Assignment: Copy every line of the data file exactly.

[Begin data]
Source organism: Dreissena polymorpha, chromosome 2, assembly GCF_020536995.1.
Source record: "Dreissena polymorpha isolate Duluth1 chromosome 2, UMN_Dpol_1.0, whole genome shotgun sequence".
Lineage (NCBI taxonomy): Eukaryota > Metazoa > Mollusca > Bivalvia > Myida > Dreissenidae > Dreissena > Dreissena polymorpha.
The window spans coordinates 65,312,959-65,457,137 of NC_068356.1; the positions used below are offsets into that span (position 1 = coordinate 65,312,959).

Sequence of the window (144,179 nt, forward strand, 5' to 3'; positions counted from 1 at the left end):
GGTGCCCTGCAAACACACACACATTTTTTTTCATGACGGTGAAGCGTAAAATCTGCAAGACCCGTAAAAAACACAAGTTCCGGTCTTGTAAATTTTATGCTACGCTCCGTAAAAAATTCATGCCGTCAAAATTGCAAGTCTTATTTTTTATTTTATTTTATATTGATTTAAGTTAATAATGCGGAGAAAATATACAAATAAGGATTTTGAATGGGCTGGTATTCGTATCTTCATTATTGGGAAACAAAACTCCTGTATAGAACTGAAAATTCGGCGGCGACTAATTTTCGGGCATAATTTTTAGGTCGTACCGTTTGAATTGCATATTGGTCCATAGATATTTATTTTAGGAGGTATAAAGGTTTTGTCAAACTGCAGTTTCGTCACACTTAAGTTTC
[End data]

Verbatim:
Source organism: Dreissena polymorpha, chromosome 2, assembly GCF_020536995.1.
Source record: "Dreissena polymorpha isolate Duluth1 chromosome 2, UMN_Dpol_1.0, whole genome shotgun sequence".
Lineage (NCBI taxonomy): Eukaryota > Metazoa > Mollusca > Bivalvia > Myida > Dreissenidae > Dreissena > Dreissena polymorpha.
The window spans coordinates 65,312,959-65,457,137 of NC_068356.1; the positions used below are offsets into that span (position 1 = coordinate 65,312,959).

Sequence of the window (144,179 nt, forward strand, 5' to 3'; positions counted from 1 at the left end):
GGTGCCCTGCAAACACACACACATTTTTTTTCATGACGGTGAAGCGTAAAATCTGCAAGACCCGTAAAAAACACAAGTTCCGGTCTTGTAAATTTTATGCTACGCTCCGTAAAAAATTCATGCCGTCAAAATTGCAAGTCTTATTTTTTATTTTATTTTATATTGATTTAAGTTAATAATGCGGAGAAAATATACAAATAAGGATTTTGAATGGGCTGGTATTCGTATCTTCATTATTGGGAAACAAAACTCCTGTATAGAACTGAAAATTCGGCGGCGACTAATTTTCGGGCATAATTTTTAGGTCGTACCGTTTGAATTGCATATTGGTCCATAGATATTTATTTTAGGAGGTATAAAGGTTTTGTCAAACTGCAGTTTCGTCACACTTAAGTTTC